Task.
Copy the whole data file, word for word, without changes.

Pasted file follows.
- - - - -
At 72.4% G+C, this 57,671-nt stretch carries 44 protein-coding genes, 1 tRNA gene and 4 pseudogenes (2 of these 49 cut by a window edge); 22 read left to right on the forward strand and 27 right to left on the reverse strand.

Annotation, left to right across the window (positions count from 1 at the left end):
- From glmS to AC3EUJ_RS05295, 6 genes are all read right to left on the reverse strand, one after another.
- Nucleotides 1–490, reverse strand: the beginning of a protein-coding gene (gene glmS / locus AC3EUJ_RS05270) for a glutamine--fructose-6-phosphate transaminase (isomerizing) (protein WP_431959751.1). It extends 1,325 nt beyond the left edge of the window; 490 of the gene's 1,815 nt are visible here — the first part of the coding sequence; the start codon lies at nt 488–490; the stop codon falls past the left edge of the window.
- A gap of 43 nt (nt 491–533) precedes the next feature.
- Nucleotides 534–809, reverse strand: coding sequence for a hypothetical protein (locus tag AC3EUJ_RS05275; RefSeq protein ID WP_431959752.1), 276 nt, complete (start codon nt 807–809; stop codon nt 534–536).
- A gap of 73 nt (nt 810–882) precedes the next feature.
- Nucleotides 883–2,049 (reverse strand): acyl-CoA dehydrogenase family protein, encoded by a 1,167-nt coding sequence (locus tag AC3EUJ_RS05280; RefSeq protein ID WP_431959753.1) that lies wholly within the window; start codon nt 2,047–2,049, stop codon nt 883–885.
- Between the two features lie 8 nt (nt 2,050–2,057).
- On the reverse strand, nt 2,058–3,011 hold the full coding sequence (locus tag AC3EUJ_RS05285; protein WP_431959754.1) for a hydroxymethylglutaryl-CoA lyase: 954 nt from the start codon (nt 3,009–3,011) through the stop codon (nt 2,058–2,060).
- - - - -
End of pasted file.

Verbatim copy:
At 72.4% G+C, this 57,671-nt stretch carries 44 protein-coding genes, 1 tRNA gene and 4 pseudogenes (2 of these 49 cut by a window edge); 22 read left to right on the forward strand and 27 right to left on the reverse strand.

Annotation, left to right across the window (positions count from 1 at the left end):
- From glmS to AC3EUJ_RS05295, 6 genes are all read right to left on the reverse strand, one after another.
- Nucleotides 1–490, reverse strand: the beginning of a protein-coding gene (gene glmS / locus AC3EUJ_RS05270) for a glutamine--fructose-6-phosphate transaminase (isomerizing) (protein WP_431959751.1). It extends 1,325 nt beyond the left edge of the window; 490 of the gene's 1,815 nt are visible here — the first part of the coding sequence; the start codon lies at nt 488–490; the stop codon falls past the left edge of the window.
- A gap of 43 nt (nt 491–533) precedes the next feature.
- Nucleotides 534–809, reverse strand: coding sequence for a hypothetical protein (locus tag AC3EUJ_RS05275; RefSeq protein ID WP_431959752.1), 276 nt, complete (start codon nt 807–809; stop codon nt 534–536).
- A gap of 73 nt (nt 810–882) precedes the next feature.
- Nucleotides 883–2,049 (reverse strand): acyl-CoA dehydrogenase family protein, encoded by a 1,167-nt coding sequence (locus tag AC3EUJ_RS05280; RefSeq protein ID WP_431959753.1) that lies wholly within the window; start codon nt 2,047–2,049, stop codon nt 883–885.
- Between the two features lie 8 nt (nt 2,050–2,057).
- On the reverse strand, nt 2,058–3,011 hold the full coding sequence (locus tag AC3EUJ_RS05285; protein WP_431959754.1) for a hydroxymethylglutaryl-CoA lyase: 954 nt from the start codon (nt 3,009–3,011) through the stop codon (nt 2,058–2,060).